People I Want to Impress

Posted on August 8, 2011


We all want to be liked. 

Or if not liked, at least respected.  Or feared.  Or maybe we would trade being liked for being considered incredibly attractive, but that’s a completely different topic and I don’t want to digress.  

The urge to be recognized as special or interesting or intelligent is strongest in childhood when we strive to find some sort of identity and often base value on what others find impressive. 

This desire to impress others doesn’t always translate into impressive action as evidenced by the three categories of kids:

1. Those kids who worked hard to learn an instrument or develop athletic skill or achieve high grades in order to demonstrate value and win compliments.  Yes, these kids were impressive, but five hours a day of practicing the violin left very little time for receiving compliments.  If  you practice the violin for thirty-five hours in a week and receive three compliments lasting a combined total of one minute, this is a work/compliment ratio of 2100 min:1 min and feels incredibly inefficient.

2. Those kids who had a very generous definition of what would impress others: “Mom, look at me jump into the pool,” and “I bet I can fit this whole sandwich into my mouth at once.”  Although the compliments given for fitting a whole sandwich into one’s mouth are never very sincere, they still result in a favorable ratio of one minute of effort for one minute of compliments, 1 m:1 m.  Although a 1:1 ratio seems attractive at first glance,  most people reach a point where these compliments begin to feel empty–the compliment equivalent of junk food–and begin to crave something more substantial.  

3. Those kids who were content to fantasize about impressing others.  No work is involved and compliments can exist entirely in one’s mind, resulting in a ratio of 0:1.  Of course a 0:1 ratio doesn’t compute mathematically and this is why science has been unable to explain the attraction of daydreaming about accomplishment rather than workings towards actual accomplishment.

Most of my childhood was spent as a category #3 kid.  I estimate 75% of my time was devoted to daydreaming, 10% was devoted to pursuing new impressive skills, and 15% was spent quitting those pursuits and making excuses to my mother to explain why I had quit lessons she had already paid for. 

If I had to bookmark and organize my life into sections, it would probably be most efficient to categorize time periods by the people I wanted to impress.

0-12 years

I wanted to impress everybody including parents, siblings, classmates, and especially celebrities.  If a celebrity found me impressive, that would be a much greater feat than a grandmother pinching my cheeks and telling me I’m special because celebrities are publically recognized as special and my grandmother is not.  The two celebrities I wanted to impress above all others were Olivia Newton-John and Jane Seymour, and I spent many an afternoon staring out the front window and wondering what would happen if either of them walked by and asked for directions, and hopefully I would know the exact fastest way to travel, and Jane Seymour would say in her lovely English accent, “I’m impressed how well you know your way around this neighborhood for such a young boy,” and I would answer, “I guess you could say I’ve been around the block a few times.”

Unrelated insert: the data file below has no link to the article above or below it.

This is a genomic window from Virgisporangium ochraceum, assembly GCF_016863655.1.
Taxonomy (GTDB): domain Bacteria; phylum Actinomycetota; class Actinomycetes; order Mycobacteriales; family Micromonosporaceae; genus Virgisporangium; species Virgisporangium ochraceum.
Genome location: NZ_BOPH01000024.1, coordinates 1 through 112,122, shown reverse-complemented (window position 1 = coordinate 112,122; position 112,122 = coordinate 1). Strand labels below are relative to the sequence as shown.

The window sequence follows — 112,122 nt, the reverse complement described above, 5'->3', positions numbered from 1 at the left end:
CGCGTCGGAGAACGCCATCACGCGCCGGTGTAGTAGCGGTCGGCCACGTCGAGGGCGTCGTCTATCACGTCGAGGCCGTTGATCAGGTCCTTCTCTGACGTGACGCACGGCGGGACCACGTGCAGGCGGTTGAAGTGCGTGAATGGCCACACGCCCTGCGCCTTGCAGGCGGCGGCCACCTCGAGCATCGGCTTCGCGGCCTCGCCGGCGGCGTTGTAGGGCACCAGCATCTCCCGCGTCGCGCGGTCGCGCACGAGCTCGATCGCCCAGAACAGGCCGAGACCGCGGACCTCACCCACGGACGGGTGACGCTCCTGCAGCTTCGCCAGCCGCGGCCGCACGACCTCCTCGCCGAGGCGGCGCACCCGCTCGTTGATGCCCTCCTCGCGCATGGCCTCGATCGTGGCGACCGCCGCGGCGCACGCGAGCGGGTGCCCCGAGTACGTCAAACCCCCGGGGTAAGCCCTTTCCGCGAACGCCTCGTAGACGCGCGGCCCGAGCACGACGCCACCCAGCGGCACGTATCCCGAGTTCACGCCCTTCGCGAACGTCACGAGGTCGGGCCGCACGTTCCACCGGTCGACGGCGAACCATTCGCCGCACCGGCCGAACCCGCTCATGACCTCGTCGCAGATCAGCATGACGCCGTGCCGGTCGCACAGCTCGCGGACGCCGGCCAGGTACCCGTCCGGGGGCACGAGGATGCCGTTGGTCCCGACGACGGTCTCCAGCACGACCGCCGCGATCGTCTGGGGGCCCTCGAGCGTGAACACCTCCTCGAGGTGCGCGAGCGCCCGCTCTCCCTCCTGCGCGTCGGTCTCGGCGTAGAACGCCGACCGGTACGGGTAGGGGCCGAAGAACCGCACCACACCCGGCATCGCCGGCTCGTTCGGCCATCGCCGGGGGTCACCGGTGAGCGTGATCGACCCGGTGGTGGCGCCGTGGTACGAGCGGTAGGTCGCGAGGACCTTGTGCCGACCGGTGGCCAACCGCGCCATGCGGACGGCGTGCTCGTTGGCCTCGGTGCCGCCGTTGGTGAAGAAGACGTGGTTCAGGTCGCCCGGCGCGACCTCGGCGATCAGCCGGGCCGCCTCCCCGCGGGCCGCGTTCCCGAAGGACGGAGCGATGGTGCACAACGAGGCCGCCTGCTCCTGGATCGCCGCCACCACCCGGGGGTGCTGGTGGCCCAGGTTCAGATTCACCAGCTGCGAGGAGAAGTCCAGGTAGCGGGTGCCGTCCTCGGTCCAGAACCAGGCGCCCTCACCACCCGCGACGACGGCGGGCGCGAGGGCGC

13-22 years

I culled my list of people I wanted to impress by 50% after eliminating all males and focusing exclusively on females.  My interest in impressing celebrities faded although I still hoped to impress Olivia Newton-John and Jane Seymour.  Of course I wouldn’t have refused an opportunity to impress a male celebrity like George Clooney, but only because his compliments of me would serve as a valuable anecdote for impressing women. 

23-28 years

After finishing college I focused on my career and only cared about impressing my wife and extended family, hoping to prove I could take care of a family.  As a young married man, I had no interest in impressing any females, not even Olivia Newton-John or Jane Seymour, and the lack of interest in attracting the opposite sex resulted in some weight gain, the failure to recognize I had the wrong haircut for five years, and the propensity to wear clothing that didn’t fit because I never tried things on. 

29-32 years

I’ve felt a void in my life the last few years as I’ve run out of people to impress.  I feel my extended family is as impressed as they’ll ever be.  My kids are impressed by everything I do, but they were also impressed by the Star Wars prequels so I don’t take their opinions too seriously.  My wife is too supportive.  Her love is too unconditional and her failure to criticize has weakened my ambition.  Multiple attempts to attract an arch-enemy have failed.  I’ve reached a certain level in my career where I’m not willing to put in any extra time to advance.  I would rather work forty hours and spend evenings with my family and weekends in my secret laboratory than work sixty hours in the hopes of climbing the corporate ladder.  I don’t ever want to be CEO of a giant company, and I don’t really even want to work in business anymore.  I had expected career ambition to last me well into my forties, but my wife’s failure to be more materialistic has prevented her from nagging me to make more money and have a more impressive career. 

I need to find somebody I want to impress to provide me with new motivation or one day soon I just won’t be able to get up off of the couch.   

This leaves me with the question: Whom should I be trying to impress?  I’m actively seeking recommendations.

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